The Petition Committee of the European Parliament held a hearing today about the practice of petition right. The hearing, attended by many internationally acclaimed experts, was meant to prepare the reforms planned by the Petition Committee of the EP. EP pays lot of attention to the direct communication with citizens, thus was formed the petition committee first, in 1987, and the right to petition was made part of the European law in 1992, during the Maastricht Treaty.

‘Though there is no clear statistics regarding this, but after one year spent as a deputy-chair of the Petiton Committee, I can say that frequency of submitting petitions also depends on national ‘temperament’. While a Spanish or German citizen grabs a pen or sits to her computer almost immediately if she thinks that her case deserves the attention of the Union, at the same time an East-European or Slovak citizen ponders over it, or immediately gives up the idea’- says Pál Csáky, the deputy-chair of the Petition Committee to the EU.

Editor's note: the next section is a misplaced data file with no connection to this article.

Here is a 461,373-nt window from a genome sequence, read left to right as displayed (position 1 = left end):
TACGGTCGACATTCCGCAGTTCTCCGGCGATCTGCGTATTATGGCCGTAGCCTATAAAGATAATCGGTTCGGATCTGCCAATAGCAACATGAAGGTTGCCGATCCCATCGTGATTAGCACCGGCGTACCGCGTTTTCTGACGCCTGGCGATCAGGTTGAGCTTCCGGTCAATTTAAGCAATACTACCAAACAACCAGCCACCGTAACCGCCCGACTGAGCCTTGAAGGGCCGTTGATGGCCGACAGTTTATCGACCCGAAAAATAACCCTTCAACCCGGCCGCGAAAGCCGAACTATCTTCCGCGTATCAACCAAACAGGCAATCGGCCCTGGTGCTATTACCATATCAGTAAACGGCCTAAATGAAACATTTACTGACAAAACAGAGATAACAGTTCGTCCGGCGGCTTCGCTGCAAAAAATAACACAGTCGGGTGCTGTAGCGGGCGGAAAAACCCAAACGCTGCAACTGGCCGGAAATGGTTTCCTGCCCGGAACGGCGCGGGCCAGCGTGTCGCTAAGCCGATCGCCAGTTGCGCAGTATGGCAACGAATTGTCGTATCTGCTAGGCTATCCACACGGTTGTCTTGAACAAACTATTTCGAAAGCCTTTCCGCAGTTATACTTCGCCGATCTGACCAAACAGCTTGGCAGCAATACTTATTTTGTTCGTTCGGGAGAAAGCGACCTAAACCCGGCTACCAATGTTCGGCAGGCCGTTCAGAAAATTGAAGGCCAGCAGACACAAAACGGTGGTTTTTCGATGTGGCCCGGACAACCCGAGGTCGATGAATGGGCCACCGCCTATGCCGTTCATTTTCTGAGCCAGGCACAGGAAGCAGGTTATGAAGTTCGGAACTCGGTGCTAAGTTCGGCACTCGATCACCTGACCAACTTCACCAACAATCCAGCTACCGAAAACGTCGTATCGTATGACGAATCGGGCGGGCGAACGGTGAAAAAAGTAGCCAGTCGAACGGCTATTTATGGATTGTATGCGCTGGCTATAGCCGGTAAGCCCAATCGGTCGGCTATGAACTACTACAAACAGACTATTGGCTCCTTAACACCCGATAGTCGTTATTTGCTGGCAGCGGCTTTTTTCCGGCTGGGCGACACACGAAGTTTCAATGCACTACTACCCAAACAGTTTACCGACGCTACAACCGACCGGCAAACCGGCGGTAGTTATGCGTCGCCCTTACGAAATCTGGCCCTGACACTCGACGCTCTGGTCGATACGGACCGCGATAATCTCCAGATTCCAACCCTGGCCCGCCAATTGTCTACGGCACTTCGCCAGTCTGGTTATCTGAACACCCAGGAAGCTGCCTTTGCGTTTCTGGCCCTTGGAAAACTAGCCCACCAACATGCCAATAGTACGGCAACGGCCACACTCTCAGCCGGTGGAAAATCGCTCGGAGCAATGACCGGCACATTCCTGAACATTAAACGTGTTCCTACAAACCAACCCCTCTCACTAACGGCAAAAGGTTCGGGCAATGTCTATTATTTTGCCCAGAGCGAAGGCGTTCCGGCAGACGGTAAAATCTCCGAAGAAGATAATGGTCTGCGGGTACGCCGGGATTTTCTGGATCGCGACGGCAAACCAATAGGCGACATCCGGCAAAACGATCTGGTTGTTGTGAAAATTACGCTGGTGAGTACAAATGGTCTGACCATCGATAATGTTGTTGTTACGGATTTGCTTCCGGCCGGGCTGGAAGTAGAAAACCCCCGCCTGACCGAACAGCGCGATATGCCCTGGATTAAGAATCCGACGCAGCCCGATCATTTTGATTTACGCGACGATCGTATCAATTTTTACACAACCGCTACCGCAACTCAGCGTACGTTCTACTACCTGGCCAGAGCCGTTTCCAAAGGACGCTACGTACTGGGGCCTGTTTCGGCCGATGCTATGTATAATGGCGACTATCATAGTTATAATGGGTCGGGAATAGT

Jana Dubovcová, Slovak ombudsman was among the invitees, and she pointed out that the national governments in power often ignore petitions. She recalled the case of a successful petition in the settlement of Pered, which was related to the restoration of the historic name of the village, from the current name of Tešedíkovo to the historic Pered, and was ignored by the Slovak government.

Pál Csáky, deputy-chair of the Petition Committee to the EP, and initiator of the hearing expressed his concern that the Education Ministry of the Slovak Republic is not handling with sufficient care the petition of more than 26 thousand citizens regarding the changes in minority education and their protest against planned limitations in their right.